Another way to get the dept manager to like you is to CLEAN!! !! ! If you finished doing what you were asked to do, try grabbing the broom and sweeping the cooler, or washing the cutting boards. If the dept manager sees you working hard and trying, he/she will give you a little more time to work on speed and product recognition. GOOD LUCK!! !!



JohnConnor
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01 Jun 2010, 9:50 pm

@ Druidsbird: Ok excellent, but before we get into the nitty gritty let me give you some backdrop on my self. I was diagnosed @ 26 and began work for a grocery store @ 27. I spent a year scrubbing shitters and bagging groceries. Then I got promoted to Grocery Clerk 2'nd shift. I go to college also. I almost failed # the grocery clerk job until I saw my academic liasion for students with disabilities. I explained to him what I had to do on the job and how I was apparently not going fast enough. He informed me that time sensitivity and innovation were key to success in that particular department. I did that along with some hands on instruction from one of the night crew leaders and I was successful for one year.

I then was promoted to the organic foods section which did not last long because of the fact that the company as a whole had to ship around other people from a store that shut down.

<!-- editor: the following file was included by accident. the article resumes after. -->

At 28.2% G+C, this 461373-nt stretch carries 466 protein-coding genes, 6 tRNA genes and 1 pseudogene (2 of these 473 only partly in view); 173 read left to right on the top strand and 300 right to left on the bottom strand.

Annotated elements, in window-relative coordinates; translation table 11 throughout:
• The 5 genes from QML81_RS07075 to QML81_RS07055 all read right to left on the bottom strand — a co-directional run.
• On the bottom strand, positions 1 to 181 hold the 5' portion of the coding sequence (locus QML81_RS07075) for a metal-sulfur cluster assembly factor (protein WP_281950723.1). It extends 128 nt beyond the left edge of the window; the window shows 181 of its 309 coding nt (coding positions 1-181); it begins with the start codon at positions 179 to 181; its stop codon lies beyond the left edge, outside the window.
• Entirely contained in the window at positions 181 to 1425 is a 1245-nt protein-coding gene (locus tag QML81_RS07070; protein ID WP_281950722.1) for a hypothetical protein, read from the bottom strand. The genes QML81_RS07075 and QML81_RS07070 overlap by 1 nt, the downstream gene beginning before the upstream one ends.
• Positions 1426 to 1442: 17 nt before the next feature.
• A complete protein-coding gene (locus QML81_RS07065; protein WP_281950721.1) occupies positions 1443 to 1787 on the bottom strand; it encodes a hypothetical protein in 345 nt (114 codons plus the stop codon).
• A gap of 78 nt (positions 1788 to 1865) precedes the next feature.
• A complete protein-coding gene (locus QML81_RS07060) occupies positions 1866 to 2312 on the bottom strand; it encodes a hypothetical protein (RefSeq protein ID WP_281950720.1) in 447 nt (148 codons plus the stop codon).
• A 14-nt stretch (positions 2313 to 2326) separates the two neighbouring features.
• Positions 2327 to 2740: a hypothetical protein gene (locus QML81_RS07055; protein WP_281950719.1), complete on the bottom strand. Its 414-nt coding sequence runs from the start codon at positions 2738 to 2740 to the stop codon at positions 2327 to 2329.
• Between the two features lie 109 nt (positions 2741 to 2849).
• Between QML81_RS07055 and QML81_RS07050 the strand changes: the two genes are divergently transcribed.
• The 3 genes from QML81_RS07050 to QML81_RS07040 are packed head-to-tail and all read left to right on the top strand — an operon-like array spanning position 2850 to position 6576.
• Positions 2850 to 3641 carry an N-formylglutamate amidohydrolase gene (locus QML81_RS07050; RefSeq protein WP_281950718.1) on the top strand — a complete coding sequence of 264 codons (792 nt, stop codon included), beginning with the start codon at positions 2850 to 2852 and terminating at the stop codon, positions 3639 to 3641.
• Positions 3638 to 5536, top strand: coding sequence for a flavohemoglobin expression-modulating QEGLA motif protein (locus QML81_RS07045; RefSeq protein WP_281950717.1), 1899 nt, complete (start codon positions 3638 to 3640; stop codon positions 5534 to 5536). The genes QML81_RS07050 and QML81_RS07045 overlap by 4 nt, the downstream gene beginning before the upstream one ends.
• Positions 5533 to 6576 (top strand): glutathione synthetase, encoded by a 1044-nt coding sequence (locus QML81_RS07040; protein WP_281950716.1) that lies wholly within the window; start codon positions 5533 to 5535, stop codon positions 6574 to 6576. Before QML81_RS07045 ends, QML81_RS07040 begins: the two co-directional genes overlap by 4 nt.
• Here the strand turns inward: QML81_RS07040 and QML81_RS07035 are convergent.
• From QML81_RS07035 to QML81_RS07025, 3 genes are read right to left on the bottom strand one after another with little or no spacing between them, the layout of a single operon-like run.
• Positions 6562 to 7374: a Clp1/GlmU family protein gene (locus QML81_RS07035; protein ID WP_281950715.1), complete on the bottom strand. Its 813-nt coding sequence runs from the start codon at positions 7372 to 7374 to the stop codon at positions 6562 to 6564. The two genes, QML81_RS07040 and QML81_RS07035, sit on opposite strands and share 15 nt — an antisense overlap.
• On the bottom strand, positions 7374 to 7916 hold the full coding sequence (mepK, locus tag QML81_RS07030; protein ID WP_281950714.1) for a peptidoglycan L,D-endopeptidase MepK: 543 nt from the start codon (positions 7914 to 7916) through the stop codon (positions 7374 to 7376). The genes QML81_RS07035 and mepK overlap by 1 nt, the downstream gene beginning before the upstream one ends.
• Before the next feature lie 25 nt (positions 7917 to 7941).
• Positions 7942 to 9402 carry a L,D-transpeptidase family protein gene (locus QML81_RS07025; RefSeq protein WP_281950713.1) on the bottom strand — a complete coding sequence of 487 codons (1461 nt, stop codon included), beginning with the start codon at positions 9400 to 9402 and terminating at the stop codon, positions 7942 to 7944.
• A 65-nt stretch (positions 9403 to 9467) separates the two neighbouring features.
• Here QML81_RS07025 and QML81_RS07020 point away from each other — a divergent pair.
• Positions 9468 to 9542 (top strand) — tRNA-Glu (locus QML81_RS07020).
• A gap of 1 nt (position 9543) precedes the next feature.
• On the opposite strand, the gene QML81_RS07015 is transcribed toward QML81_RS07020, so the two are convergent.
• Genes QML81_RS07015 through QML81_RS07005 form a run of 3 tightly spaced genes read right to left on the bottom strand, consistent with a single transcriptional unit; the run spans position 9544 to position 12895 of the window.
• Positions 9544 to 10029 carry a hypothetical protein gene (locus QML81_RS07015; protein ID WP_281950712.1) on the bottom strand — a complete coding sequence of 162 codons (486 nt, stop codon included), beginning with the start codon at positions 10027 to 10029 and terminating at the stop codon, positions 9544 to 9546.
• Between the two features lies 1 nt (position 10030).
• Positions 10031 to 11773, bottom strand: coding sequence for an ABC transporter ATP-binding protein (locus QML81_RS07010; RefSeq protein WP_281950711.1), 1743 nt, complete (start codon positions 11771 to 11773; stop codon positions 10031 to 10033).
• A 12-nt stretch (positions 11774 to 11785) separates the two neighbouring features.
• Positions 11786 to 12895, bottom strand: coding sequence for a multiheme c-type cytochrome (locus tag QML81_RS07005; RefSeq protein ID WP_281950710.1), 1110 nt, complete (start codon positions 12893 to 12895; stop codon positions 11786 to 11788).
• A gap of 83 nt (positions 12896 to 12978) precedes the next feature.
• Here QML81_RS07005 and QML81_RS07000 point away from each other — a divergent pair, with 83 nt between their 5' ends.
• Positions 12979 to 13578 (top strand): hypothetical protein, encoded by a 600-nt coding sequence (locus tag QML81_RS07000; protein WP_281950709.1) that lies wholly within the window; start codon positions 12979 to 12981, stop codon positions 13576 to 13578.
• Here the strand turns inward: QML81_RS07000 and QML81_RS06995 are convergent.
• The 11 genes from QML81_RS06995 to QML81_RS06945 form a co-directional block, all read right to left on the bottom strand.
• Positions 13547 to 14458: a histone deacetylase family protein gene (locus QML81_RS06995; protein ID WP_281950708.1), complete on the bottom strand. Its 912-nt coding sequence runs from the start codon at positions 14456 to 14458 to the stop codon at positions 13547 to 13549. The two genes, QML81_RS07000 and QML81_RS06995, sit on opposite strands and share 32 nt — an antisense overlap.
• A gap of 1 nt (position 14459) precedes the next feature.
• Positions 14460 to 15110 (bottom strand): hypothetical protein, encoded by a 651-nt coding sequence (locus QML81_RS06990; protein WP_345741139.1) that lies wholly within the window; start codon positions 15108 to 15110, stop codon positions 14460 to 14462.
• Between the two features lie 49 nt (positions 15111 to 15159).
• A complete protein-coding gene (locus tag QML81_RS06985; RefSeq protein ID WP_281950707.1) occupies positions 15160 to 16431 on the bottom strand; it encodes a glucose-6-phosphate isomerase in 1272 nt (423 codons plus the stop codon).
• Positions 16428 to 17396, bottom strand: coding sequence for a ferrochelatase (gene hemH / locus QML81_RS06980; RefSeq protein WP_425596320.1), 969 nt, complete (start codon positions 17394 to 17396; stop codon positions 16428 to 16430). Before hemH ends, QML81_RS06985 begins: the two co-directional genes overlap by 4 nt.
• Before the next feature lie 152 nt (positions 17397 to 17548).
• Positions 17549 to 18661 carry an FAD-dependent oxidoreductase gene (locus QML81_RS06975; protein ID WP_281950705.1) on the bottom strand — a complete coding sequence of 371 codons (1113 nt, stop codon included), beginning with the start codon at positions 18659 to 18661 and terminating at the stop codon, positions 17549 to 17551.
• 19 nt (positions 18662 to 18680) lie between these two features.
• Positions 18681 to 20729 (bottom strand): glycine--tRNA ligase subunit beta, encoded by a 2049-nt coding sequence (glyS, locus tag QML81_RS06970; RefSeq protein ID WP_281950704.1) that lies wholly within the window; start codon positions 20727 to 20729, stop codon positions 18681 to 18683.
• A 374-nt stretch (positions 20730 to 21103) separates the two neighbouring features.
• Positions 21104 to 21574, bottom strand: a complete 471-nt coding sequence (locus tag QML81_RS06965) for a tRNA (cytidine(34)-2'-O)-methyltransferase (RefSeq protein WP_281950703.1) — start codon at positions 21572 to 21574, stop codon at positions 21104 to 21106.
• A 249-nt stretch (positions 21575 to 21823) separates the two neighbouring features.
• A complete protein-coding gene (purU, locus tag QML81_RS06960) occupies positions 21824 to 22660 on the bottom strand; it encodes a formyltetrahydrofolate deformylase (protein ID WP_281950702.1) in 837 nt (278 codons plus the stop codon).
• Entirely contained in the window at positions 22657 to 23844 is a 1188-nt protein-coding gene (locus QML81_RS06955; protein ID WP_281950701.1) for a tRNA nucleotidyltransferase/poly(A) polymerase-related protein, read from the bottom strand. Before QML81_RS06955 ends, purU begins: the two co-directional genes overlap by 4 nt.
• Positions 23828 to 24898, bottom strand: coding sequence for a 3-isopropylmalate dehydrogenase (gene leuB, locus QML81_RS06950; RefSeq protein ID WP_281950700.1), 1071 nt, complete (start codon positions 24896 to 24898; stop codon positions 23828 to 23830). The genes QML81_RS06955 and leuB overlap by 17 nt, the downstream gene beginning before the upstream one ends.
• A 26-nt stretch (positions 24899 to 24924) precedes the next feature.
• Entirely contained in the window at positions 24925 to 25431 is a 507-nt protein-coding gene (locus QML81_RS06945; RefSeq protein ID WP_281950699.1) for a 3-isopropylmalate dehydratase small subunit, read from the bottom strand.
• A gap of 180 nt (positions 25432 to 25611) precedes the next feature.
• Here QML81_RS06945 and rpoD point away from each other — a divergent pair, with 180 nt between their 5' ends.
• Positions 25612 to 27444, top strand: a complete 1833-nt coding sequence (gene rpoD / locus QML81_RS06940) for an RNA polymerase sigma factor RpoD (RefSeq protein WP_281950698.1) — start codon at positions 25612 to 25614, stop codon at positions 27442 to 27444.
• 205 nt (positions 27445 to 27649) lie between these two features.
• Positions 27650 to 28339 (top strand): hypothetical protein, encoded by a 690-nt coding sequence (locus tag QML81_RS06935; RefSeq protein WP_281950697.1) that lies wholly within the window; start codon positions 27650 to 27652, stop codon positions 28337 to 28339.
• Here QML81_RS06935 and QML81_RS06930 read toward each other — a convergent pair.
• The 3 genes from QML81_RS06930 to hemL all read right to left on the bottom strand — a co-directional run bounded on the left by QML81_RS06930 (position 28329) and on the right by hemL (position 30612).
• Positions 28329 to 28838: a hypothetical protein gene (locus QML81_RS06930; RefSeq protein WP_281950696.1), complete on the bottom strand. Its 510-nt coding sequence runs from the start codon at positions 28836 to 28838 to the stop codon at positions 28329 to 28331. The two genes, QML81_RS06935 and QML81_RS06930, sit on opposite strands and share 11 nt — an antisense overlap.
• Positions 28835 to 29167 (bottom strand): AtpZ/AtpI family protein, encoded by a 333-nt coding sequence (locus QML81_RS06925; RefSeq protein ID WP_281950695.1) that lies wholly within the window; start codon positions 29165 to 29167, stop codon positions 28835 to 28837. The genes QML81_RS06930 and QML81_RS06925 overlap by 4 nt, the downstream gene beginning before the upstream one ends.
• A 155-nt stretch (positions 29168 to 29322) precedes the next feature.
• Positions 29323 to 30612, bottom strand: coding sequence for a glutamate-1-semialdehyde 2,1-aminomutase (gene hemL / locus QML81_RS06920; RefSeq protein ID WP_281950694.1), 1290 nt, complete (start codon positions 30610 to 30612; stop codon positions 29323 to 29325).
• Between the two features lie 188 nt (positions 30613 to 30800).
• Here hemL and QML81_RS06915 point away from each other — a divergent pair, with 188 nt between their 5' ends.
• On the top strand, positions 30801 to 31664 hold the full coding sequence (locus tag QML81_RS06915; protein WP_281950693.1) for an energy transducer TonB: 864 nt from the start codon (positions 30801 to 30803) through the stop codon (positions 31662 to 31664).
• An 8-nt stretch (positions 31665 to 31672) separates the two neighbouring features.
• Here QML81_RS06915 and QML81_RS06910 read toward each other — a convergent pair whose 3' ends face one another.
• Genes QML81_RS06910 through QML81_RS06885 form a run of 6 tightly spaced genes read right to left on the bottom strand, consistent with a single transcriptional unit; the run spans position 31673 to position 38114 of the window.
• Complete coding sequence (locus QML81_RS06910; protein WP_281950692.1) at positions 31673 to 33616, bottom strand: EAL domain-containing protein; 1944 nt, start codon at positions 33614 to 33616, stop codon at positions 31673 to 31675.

I was told that I was being moved to produce not because of anything I did but because the person coming in had much more experience than me.

Now my question to you is how did you obtain success in the produce section?



JohnConnor
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01 Jun 2010, 9:53 pm

Here is what I know so far on how to be successful

I have to know EXACTLY WHAT THEY WANT ME TO DO, HOW THEY WANT ME TO DO IT, AND I MUST HAVE A TIME FRAME TO DO EACH TASK. Also keeping a lost of daily activities with time frames works as well.



JohnConnor
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01 Jun 2010, 9:56 pm

So speed and product recognintion are key to being successful in the produce section?



druidsbird
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01 Jun 2010, 10:16 pm

JohnConnor wrote: